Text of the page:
In accordance with another aspect of the invention, a catheter comprises an elongated catheter body having a proximal end and a distal end, and at least one lumen therethrough in a longitudinal direction of the elongated catheter body; and an electrode assembly at the distal end of the catheter body. The electrode assembly comprises a plurality of spines, each of the spines having a proximal end connected to the distal end of the catheter and a distal end, the distal ends of the spines being connected at a spine tip junction. Each spine includes an elbow having at least one discontinuity in stiffness at an intermediate position between the distal end and the proximal end thereof The spines include a plurality of electrodes. An adjusting member has a distal end connected to the spine tip junction and a proximal end which is movable in the longitudinal direction of the elongated catheter body. Movement of the adjusting member changes the shape of the electrode assembly between a collapsed arrangement in which the electrode assembly is collapsed to fit within a lumen of the elongated catheter body and different expanded arrangements with the elbows of the spines bending outwardly relative to the proximal and distal ends of the spines. The elbows of the spines move radially outwardly from the collapsed arrangement to the expanded arrangement.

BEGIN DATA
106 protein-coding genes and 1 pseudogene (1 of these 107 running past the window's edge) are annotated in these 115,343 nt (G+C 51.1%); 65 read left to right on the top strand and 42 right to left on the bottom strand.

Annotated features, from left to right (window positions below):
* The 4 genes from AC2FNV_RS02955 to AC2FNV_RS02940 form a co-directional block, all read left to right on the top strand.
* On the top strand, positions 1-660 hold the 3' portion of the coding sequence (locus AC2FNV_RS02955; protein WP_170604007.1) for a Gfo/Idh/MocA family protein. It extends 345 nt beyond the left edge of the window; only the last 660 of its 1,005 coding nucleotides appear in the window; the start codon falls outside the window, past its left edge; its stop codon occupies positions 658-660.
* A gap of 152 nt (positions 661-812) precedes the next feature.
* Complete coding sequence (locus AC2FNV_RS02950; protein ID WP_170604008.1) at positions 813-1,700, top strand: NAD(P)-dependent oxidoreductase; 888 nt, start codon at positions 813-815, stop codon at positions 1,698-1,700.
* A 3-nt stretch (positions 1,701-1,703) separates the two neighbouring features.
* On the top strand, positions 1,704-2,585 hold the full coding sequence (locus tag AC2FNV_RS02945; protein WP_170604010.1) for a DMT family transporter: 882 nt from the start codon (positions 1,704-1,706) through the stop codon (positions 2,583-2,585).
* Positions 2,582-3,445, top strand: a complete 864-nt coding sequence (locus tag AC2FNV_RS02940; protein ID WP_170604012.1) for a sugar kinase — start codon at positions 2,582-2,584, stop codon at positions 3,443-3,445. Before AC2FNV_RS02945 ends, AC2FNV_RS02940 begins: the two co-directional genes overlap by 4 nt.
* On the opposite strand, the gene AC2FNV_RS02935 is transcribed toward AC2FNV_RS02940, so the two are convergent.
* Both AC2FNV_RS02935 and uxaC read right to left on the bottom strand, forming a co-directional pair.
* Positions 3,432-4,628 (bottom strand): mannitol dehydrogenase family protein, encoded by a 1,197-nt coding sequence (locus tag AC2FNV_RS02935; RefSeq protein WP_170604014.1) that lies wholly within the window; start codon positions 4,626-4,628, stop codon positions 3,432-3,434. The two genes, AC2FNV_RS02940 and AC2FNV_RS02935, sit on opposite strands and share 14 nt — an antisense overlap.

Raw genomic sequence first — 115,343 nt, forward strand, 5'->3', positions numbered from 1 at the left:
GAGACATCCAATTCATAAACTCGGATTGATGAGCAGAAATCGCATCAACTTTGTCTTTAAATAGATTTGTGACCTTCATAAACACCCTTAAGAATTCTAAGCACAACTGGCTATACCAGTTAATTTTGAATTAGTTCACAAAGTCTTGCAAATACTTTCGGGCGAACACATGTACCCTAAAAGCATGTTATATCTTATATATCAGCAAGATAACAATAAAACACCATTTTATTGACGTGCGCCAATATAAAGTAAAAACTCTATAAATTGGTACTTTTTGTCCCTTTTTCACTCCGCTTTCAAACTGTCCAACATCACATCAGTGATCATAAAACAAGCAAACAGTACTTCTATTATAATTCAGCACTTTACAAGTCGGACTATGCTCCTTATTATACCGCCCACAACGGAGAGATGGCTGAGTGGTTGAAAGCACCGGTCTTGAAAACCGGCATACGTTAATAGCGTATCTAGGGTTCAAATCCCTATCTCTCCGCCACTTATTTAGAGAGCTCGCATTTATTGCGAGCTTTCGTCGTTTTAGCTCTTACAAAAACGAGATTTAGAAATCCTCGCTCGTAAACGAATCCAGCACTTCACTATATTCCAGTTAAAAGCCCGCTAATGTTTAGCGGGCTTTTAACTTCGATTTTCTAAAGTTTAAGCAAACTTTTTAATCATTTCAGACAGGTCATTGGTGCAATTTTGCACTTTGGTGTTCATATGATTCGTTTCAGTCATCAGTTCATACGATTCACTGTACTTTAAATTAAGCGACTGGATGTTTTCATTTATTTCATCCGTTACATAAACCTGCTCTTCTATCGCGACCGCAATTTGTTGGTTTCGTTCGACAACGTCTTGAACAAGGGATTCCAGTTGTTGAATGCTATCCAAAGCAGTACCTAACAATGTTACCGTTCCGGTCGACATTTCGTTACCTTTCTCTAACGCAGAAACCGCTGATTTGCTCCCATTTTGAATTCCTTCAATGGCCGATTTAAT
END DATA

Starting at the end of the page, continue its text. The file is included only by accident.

In accordance with another aspect of the present invention, a catheter comprises an elongated catheter body having a proximal end and a distal end, and at least one lumen therethrough in a longitudinal direction of the elongated catheter body; and an electrode assembly at the distal end of the catheter body. The electrode assembly comprises a plurality of spines including multiple longitudinal spines and a transverse spine, each of the longitudinal spines having a proximal end connected to the distal end of the catheter and a distal end, the distal ends of the longitudinal spines being connected at a spine tip junction. Each longitudinal spine includes an elbow having at least one discontinuity in stiffness at an intermediate position between the distal end and the proximal end thereof. The transverse spine connects the elbows of at least some of the longitudinal spines. The spines include a plurality of electrodes. The electrode assembly is collapsible to a collapsed arrangement to fit within a lumen of the elongated catheter body and is expandable to an expanded arrangement with the elbows of the longitudinal spines bending outwardly relative to the proximal and distal ends of the longitudinal spines. The elbows of the spines move radially outwardly from the collapsed arrangement to the expanded arrangement.
In some embodiments, the transverse spine forms a loop around the elbows of the longitudinal spines. The spines include electrodes only along the loop. The transverse spine includes a shape memory material that biases the spines toward the expanded arrangement.